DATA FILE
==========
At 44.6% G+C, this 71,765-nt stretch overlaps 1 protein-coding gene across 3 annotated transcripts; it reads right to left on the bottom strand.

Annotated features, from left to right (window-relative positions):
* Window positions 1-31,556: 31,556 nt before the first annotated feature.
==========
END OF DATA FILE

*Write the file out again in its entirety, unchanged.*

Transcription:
At 44.6% G+C, this 71,765-nt stretch overlaps 1 protein-coding gene across 3 annotated transcripts; it reads right to left on the bottom strand.

Annotated features, from left to right (window-relative positions):
* Window positions 1-31,556: 31,556 nt before the first annotated feature.